And if you belong to Jesus, then I encourage you to keep praying for this nation, but keep your eyes on the King. “Since we are receiving a Kingdom that cannot be shaken, let us be thankful and offer to God acceptable worship, with reverence and awe, for our God is a consuming fire” (Hebrews 12:28).

Wednesday, January 6, 2021

Dwelling Place

Sitting here at your feet

I just want to know you

Looking into your eyes

Hearing you speak

All the worries of life

Fade in your presence

There’s no place on earth

I’d rather be



How lovely is your dwelling place

My soul longs, Lord, I yearn for you

My heart sings joyful praise

Your glory turns my highest gaze

To Jesus, You’re my dwelling place


Kneeling here at your cross

I just want to thank you

Thinking upon your blood

Poured out for me

All the guilt of my sin

It’s been forgiven

Nailed to the cross

Of Calvary


Jesus, You’re my Sun and You’re my Shield

My life to you forever I will yield

Your goodness and your grace

How awesome is this place

Where you draw me near

And make your heart my home


Bowing here at your throne

I just want to worship

Hailing you as my King

Ruler of all

All of heaven and earth

Kneel in confession

“Jesus Christ is Lord”

Glory to God!

Tuesday, January 5, 2021


If you spend any time around children, you know they ask a lot of questions. That’s how they learn. They’re fascinated by life, how things works, why the sky is blue, and where babies come from. We ought to encourage such curiosity and inspire their investigations.

Jesus asked many questions, as the Bible records for us. Not because He didn’t know the answers, but sometimes to spur His own disciples’ thinking toward the faith. Sometimes to turn the tables on His opponents. Sometimes to invite the hurting to come to Him for healing. Sometimes it was simply to question the traditions of a culture that had strayed far from the ways of God.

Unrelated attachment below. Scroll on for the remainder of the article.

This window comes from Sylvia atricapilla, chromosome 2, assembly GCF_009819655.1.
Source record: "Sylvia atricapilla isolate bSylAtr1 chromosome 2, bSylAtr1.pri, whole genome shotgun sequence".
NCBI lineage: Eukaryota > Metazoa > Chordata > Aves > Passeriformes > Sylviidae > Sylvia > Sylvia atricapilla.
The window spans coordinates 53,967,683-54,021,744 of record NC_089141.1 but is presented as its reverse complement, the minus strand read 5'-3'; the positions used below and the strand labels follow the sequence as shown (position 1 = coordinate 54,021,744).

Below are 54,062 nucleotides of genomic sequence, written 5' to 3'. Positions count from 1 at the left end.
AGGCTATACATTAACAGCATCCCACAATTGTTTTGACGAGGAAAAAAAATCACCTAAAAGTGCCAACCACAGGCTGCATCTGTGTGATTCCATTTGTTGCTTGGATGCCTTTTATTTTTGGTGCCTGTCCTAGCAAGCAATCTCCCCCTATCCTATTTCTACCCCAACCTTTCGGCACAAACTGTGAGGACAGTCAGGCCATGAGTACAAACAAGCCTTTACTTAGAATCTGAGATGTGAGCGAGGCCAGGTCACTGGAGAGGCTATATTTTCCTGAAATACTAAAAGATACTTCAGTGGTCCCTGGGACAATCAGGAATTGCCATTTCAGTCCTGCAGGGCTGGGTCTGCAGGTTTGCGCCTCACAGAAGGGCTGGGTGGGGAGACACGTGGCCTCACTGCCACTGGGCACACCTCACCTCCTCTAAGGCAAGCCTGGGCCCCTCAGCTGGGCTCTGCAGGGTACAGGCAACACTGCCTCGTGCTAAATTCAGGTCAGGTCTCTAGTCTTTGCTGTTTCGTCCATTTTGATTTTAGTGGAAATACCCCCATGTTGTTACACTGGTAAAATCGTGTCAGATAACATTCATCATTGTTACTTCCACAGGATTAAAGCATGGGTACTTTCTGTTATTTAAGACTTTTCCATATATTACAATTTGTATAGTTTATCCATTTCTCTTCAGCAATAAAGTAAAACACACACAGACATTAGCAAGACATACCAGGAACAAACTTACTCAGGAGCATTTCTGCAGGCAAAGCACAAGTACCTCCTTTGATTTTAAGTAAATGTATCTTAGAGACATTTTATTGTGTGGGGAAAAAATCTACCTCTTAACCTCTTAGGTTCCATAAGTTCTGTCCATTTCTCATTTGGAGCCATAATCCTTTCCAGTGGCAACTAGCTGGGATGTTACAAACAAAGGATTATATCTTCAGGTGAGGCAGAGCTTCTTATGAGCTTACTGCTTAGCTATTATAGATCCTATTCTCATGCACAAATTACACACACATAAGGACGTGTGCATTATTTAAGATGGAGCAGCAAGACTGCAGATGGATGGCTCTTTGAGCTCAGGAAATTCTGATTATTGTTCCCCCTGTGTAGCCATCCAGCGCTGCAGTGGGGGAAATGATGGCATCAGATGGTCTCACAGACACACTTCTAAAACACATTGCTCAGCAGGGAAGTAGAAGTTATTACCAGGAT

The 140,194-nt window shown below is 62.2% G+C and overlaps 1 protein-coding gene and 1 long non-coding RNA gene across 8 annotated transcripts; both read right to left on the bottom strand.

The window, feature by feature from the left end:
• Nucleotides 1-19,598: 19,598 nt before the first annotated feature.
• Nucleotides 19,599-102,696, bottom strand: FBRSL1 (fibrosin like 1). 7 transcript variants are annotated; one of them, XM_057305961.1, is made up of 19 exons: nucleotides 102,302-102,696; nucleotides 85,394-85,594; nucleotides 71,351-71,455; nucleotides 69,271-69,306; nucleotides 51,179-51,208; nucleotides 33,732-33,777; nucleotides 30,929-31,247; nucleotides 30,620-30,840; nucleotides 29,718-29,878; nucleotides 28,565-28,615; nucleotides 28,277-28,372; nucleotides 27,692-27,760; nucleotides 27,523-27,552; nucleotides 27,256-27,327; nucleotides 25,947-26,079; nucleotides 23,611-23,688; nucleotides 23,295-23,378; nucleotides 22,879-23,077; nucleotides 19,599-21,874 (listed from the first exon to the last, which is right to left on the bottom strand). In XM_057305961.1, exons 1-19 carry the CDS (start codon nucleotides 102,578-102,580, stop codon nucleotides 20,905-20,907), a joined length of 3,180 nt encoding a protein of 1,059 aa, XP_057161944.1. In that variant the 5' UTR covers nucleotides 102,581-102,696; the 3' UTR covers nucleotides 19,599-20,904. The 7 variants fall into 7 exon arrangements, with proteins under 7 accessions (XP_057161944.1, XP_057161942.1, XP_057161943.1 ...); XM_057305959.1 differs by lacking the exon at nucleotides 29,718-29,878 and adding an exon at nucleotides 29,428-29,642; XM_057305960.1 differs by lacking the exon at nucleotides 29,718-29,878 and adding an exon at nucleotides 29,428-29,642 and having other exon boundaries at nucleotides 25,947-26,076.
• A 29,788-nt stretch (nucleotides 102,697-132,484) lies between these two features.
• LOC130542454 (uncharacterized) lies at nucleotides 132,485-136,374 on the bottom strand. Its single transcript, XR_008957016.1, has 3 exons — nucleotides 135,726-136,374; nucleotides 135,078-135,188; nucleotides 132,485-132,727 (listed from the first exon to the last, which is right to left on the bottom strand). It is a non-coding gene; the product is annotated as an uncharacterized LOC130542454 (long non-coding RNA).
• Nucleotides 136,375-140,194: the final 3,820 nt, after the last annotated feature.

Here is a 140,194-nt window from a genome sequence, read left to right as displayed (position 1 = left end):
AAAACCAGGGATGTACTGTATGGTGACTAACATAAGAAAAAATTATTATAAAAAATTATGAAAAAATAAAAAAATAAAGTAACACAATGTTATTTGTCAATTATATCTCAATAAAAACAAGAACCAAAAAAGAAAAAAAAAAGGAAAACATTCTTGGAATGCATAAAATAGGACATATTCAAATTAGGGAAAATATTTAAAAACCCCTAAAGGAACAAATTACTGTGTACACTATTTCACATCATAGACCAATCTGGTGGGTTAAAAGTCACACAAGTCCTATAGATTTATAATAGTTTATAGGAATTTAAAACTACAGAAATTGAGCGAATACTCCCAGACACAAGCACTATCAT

One of the foundations of good Bible study is a hermeneutic principle called exegesis. Essentially it is an approach to studying the text of Scripture to discover the original intent of meaning. It entails asking questions such as: Who is the author? Who is the audience? What is the historical context in which the text was written? What literary style is the author using? What is the author intending to say, and why? How does this text fit within the framework of the book as a whole? How does it fit within the greater narrative of the entire biblical account?

This process allows the Bible student to “get out of the text” what God is actually saying.

The opposite approach of exegesis is eisegesis, which means to read something into a text, usually one’s own pre-conceived ideas or particular slant of beliefs. In this method the student is not really asking questions seeking to dig out the truth, but rather looking for support to conclusions he’s already drawn.

We ought to be inquisitive seekers of truth, and our quest for truth ought to take us to the Word of God to hear Him speak. God delights to reveal Himself to those who seek Him with all their hearts. And He longs to direct our steps with the light of His Word.

“All Scripture is God-breathed and is useful for teaching, rebuking, correcting and training in righteousness, so that the man of God may be thoroughly equipped for every good work” (2 Timothy 3:16-17).

So when we ask, “What does the Bible say?”, we’re really asking, “What is God saying?”!

What does the Bible say about who God is? What does the Bible say about Jesus? What does the Bible say about eternity? What does the Bible say about sin? What does the Bible say about righteousness and justice? What does the Bible say about how we should live as Christians? What does the Bible say about what happens to those who do not obey the gospel?

Those are tremendously weighty questions every person ought to ask and rest not until finding assurance in the truth of God’s infallible, inerrant, unchanging Word.

Why not come join us at the Petersburg First Baptist Church and join us on this quest, this hunger and thirst for knowing the Lord and following His ways? We meet for worship on Sunday mornings at 10:45 in-person and Facebook Live, and currently have several smaller Life Group Bible studies meeting throughout the week.